The country’s biggest lenders have agreed to set up a new body to improve standards and the reputation of the banking industry.
Barclays, HSBC, Lloyds Banking Group, RBS, Standard Chartered, and building society Nationwide have set up a Banking Standards Review Council, following recommendations by former CBI chief executive Sir Richard Lambert.
Sir Richard said the body, to be launched later this year, will seek to improve the culture, competence and customer service of banks. Lenders who sign up to the body must report once a year on their progress.
The new body marks an attempt by the banking sector to repair its tarnished image following a series of scandals, including Libor rate rigging, mis-selling of payment protection insurance and breaches of anti-money laundering rules.
The body will cost between £7m and £10m a year and will be funded by the banking industry. However, in a move to ensure independence, the Governor of the Bank of England, Mark Carney, will chair a panel to pick the chairman of the Banking Standards Review Council and ratify the appointment of its chief executive.
Mr Carney said: “I encourage all banks that operate in the UK, both domestic and foreign, to support this endeavour. We need a financial system that is safe, fair and acts with integrity.”
Sir Richard - a former editor of the Financial Times and an ex-member of the Bank of England’s rate-setting Monetary Policy Committee - was asked by the country’s six biggest lenders to come up with proposals for the new body last September.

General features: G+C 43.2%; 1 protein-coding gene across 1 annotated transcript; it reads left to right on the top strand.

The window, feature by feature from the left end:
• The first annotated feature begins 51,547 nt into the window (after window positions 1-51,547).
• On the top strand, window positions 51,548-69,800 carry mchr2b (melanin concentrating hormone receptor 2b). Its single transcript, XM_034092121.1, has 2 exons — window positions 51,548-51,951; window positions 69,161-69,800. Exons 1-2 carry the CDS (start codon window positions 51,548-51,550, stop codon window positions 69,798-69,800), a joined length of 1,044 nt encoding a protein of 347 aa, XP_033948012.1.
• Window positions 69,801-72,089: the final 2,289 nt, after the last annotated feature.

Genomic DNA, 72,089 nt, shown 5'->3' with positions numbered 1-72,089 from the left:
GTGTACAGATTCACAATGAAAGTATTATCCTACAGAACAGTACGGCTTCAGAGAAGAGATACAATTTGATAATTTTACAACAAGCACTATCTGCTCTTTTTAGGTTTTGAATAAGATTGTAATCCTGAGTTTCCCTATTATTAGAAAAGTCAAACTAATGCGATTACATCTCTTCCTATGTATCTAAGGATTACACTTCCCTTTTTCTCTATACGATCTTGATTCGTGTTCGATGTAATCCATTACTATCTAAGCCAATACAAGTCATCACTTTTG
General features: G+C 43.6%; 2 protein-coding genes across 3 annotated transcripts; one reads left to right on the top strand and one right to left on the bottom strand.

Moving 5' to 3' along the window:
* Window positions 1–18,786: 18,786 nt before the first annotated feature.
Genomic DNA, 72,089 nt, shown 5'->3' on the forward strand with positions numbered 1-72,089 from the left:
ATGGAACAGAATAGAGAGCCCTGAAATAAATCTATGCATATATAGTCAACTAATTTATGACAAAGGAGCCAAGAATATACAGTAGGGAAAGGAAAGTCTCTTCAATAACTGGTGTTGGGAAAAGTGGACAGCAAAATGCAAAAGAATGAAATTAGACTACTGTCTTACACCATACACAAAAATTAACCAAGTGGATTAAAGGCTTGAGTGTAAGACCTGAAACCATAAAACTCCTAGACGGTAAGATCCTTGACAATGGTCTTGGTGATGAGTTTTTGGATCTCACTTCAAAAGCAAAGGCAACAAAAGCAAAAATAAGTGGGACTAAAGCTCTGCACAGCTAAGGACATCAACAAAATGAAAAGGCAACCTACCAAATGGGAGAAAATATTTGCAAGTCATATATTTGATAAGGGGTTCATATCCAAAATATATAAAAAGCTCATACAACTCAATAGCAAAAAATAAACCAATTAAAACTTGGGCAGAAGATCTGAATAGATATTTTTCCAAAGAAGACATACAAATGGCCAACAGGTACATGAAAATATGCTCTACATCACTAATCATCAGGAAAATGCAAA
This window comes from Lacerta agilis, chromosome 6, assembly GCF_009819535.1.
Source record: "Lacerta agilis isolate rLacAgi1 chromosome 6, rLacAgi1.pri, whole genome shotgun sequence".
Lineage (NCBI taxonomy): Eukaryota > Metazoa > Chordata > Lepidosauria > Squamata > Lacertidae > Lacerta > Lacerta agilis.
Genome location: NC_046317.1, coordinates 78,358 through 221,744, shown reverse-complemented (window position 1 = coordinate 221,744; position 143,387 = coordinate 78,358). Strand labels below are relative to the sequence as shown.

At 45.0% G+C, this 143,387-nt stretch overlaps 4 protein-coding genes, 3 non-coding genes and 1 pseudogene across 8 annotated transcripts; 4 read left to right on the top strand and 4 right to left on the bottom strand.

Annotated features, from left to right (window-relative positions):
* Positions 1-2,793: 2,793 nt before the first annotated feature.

He will also take up the post of interim chairman, until a permanent chairman is appointed later this year.
Sir Richard said: “Rebuilding confidence and trust in the banks is especially vital in the UK, because of the size of the banking system and the importance to the economy of London’s role as an international capital market.”
The new body will set standards of good practice that may include whistleblowing protocols, processes for handling small businesses in distress, dealing with conflicts of interest in the capital markets and managing high-frequency trading. However, the body will not have statutory powers. Sir Richard said it will only have the power to name and shame offenders “through the power of disclosure”.